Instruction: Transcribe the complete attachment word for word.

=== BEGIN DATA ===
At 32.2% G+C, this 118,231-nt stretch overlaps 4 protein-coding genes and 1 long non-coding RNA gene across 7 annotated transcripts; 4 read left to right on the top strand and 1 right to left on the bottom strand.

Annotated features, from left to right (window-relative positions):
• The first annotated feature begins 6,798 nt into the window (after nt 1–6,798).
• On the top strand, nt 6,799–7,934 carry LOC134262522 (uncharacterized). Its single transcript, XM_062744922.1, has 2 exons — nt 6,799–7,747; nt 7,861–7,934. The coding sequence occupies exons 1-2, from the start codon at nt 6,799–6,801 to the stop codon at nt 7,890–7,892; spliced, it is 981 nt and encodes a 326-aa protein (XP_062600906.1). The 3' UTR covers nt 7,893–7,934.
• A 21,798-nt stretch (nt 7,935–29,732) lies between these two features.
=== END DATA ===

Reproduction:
At 32.2% G+C, this 118,231-nt stretch overlaps 4 protein-coding genes and 1 long non-coding RNA gene across 7 annotated transcripts; 4 read left to right on the top strand and 1 right to left on the bottom strand.

Annotated features, from left to right (window-relative positions):
• The first annotated feature begins 6,798 nt into the window (after nt 1–6,798).
• On the top strand, nt 6,799–7,934 carry LOC134262522 (uncharacterized). Its single transcript, XM_062744922.1, has 2 exons — nt 6,799–7,747; nt 7,861–7,934. The coding sequence occupies exons 1-2, from the start codon at nt 6,799–6,801 to the stop codon at nt 7,890–7,892; spliced, it is 981 nt and encodes a 326-aa protein (XP_062600906.1). The 3' UTR covers nt 7,893–7,934.
• A 21,798-nt stretch (nt 7,935–29,732) lies between these two features.